A new light-transmitting device using a SCIN glass core and a novel calcium sodium cladding has been developed. The very high index of refraction, radiation hardness, similar solubility for rare earths and similar melt and viscosity characteristics of core and cladding materials makes them attractive for several applications such as high-numerical-aperture optical fibers and specialty lenses. Optical fibers up to 60 m in length have been drawn, and several simple lenses have been designed, ground, and polished. Preliminary results on the ability to directly cast optical components of lead-indium phosphate glass are also discussed as well as the suitability of these glasses as a host medium for rare-earth ion lasers and amplifiers.

  9. Precise carbon control of fabricated stainless steel

    DOE Patents [OSTI]

    Nilsen, R.J.

    1975-12-01

    A process is described for controlling the carbon content of fabricated stainless steel components including the steps of heat treating the component in hydrogen atmospheres of varying dewpoints and carbon potentials.

  10. Free form fabrication of thermoplastic composites

    SciTech Connect (OSTI)

    Kaufman, S.G.; Spletzer, B.L.; Guess, T.R.

    1998-02-01

    This report describes the results of composites fabrication research sponsored by the Laboratory Directed Research and Development (LDRD) program at Sandia National Laboratories. They have developed, prototyped, and demonstrated the feasibility of a novel robotic technique for rapid fabrication of composite structures. Its chief innovation is that, unlike all other available fabrication methods, it does not require a mold. Instead, the structure is built patch by patch, using a rapidly reconfigurable forming surface, and a robot to position the evolving part. Both of these components are programmable, so only the control software needs to be changed to produce a new shape. Hence it should be possible to automatically program the system to produce a shape directly from an electronic model of it. It is therefore likely that the method will enable faster and less expensive fabrication of composites.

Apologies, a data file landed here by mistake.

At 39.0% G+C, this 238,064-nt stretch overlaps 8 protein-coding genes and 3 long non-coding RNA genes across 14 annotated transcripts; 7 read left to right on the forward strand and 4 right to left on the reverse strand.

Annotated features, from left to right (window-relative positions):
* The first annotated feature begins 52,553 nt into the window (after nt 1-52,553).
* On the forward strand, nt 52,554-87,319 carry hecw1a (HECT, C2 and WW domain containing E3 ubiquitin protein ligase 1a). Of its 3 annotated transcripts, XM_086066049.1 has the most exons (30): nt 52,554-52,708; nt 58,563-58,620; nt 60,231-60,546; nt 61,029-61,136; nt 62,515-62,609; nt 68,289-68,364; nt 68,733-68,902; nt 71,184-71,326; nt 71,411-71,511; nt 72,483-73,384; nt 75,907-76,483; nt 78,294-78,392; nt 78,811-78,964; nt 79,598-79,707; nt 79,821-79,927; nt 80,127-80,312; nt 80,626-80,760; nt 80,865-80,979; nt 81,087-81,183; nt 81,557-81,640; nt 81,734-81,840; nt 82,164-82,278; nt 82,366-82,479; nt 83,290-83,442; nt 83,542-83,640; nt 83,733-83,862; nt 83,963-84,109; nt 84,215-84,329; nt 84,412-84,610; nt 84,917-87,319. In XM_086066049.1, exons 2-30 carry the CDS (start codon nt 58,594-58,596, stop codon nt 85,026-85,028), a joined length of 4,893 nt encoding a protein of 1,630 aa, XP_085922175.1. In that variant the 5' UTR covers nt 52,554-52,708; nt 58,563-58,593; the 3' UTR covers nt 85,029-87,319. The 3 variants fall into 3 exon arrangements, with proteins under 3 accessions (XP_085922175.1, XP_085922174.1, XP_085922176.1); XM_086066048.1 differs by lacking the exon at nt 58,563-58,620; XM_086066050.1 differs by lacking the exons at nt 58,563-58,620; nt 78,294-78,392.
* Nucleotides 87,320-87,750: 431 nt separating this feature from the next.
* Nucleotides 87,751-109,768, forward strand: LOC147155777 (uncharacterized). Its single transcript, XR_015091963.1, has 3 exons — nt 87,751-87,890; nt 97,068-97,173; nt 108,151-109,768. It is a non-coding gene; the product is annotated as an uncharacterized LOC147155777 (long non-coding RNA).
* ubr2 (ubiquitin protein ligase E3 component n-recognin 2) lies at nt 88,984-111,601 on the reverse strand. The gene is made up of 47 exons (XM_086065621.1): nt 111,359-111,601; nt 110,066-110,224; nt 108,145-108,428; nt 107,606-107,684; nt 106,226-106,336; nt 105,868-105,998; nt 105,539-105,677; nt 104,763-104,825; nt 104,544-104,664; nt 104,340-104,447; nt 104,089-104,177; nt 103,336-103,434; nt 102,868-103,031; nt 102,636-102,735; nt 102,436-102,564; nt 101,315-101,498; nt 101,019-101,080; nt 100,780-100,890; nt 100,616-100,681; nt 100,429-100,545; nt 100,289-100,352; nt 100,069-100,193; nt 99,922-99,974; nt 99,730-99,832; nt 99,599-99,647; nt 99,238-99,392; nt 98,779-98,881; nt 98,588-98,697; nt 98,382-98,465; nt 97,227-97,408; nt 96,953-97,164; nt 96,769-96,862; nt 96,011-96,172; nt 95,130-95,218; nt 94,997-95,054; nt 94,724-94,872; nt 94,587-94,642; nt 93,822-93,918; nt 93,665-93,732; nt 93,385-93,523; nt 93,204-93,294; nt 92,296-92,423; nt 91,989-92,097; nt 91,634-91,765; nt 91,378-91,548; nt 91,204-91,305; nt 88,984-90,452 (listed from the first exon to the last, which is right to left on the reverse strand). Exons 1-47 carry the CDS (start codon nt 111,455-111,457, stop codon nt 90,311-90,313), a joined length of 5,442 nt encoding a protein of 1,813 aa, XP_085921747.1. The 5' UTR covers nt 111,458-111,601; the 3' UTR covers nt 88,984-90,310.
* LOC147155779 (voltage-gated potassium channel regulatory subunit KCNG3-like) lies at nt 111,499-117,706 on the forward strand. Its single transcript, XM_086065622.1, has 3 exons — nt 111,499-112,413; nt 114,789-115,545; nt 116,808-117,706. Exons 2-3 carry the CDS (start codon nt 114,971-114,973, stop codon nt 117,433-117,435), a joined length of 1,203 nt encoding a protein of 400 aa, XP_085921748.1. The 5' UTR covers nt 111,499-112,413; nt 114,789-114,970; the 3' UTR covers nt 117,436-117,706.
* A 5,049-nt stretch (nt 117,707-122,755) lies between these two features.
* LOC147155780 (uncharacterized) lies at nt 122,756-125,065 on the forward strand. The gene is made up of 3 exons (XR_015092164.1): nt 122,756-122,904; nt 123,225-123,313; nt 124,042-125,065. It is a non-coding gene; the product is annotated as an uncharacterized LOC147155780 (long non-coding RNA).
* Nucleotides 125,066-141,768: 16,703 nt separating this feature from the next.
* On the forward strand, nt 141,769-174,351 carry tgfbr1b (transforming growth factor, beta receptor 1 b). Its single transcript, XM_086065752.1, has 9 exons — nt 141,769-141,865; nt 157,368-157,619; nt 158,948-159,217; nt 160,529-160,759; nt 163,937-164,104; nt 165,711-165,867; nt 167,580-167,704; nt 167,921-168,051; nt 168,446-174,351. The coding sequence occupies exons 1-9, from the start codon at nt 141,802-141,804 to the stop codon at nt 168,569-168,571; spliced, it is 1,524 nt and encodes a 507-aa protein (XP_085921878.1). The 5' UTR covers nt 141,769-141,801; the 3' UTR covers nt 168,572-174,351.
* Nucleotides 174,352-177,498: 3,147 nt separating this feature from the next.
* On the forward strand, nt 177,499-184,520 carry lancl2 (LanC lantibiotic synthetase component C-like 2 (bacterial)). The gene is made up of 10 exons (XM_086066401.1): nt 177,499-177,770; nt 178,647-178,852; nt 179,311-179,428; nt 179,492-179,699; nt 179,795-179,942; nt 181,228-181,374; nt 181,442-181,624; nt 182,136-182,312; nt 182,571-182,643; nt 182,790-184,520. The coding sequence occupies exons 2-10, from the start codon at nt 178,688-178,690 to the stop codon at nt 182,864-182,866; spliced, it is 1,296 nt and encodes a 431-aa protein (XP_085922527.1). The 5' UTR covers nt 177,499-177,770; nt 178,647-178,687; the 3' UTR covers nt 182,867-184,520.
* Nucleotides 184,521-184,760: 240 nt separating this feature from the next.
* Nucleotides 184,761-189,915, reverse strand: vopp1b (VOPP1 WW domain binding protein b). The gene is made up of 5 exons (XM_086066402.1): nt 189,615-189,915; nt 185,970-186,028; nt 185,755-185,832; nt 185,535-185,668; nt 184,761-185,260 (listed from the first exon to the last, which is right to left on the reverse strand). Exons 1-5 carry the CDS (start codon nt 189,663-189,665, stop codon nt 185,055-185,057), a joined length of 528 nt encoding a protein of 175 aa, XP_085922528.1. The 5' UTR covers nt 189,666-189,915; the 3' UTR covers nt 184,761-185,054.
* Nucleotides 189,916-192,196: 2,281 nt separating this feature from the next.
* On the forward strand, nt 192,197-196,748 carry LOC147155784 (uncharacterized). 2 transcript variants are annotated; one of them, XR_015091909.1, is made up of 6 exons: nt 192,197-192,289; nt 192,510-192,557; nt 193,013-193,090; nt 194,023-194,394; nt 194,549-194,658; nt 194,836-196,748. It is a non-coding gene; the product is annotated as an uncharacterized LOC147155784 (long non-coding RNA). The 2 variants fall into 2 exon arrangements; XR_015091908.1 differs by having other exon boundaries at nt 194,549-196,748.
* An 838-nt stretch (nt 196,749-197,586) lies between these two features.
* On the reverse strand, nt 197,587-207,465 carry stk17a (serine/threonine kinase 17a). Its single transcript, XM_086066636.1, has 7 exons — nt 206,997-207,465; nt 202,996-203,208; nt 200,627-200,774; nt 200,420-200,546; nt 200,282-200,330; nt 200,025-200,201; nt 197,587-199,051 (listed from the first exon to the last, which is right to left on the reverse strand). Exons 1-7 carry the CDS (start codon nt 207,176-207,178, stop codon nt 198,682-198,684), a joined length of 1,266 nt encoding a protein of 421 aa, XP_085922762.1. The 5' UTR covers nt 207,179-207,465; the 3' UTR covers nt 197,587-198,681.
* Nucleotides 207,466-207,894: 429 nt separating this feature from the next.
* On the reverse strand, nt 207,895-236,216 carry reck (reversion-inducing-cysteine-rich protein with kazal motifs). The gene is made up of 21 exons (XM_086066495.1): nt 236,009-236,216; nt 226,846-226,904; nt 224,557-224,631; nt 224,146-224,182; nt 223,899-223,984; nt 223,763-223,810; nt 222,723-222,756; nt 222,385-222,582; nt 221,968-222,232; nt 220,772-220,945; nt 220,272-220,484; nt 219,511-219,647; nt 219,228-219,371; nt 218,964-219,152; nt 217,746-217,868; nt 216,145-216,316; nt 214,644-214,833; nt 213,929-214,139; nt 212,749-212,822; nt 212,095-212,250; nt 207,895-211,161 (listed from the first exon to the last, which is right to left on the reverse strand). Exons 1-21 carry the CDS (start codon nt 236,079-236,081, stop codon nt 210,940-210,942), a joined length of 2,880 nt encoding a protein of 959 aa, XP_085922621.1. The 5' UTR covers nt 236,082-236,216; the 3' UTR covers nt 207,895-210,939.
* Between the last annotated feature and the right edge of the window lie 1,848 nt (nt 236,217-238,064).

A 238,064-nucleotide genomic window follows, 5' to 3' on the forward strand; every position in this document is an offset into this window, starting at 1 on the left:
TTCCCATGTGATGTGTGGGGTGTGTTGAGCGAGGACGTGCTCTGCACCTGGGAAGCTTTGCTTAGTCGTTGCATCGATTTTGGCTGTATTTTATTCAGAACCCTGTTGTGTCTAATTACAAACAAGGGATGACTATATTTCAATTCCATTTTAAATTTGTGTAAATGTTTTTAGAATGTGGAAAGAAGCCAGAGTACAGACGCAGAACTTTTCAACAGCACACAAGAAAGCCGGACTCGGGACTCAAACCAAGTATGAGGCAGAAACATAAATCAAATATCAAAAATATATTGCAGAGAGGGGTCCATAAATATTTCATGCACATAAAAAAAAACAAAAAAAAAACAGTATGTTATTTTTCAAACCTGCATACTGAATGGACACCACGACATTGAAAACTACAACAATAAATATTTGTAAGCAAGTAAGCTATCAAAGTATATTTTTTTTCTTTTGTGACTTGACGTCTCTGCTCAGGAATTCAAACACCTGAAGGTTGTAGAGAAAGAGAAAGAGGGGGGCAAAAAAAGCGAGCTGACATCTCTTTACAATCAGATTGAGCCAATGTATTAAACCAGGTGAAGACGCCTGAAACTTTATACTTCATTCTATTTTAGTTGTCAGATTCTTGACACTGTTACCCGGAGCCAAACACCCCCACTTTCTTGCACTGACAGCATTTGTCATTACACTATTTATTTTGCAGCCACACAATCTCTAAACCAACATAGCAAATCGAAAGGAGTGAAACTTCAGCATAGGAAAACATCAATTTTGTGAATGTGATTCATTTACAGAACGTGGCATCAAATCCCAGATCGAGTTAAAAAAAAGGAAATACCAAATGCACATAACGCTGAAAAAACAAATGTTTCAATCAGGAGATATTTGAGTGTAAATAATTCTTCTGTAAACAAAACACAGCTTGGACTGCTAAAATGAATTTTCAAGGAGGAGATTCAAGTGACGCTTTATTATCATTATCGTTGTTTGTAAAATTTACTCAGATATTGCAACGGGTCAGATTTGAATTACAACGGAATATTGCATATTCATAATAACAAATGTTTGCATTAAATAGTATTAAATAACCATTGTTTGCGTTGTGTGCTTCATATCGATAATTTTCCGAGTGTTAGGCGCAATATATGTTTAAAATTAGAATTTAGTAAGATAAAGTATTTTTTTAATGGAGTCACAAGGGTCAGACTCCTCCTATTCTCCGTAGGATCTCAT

11. Fabrication of 3D Silicon Sensors

    SciTech Connect (OSTI)

    Kok, A.; Hansen, T.E.; Hansen, T.A.; Lietaer, N.; Summanwar, A.; Kenney, C.; Hasi, J.; Da Via, C.; Parker, S.I.; /Hawaii U.

    2012-06-06

    Silicon sensors with a three-dimensional (3-D) architecture, in which the n and p electrodes penetrate through the entire substrate, have many advantages over planar silicon sensors including radiation hardness, fast time response, active edge and dual readout capabilities. The fabrication of 3D sensors is however rather complex. In recent years, there have been worldwide activities on 3D fabrication. SINTEF in collaboration with Stanford Nanofabrication Facility have successfully fabricated the original (single sided double column type) 3D detectors in two prototype runs and the third run is now on-going. This paper reports the status of this fabrication work and the resulted yield. The work of other groups such as the development of double sided 3D detectors is also briefly reported.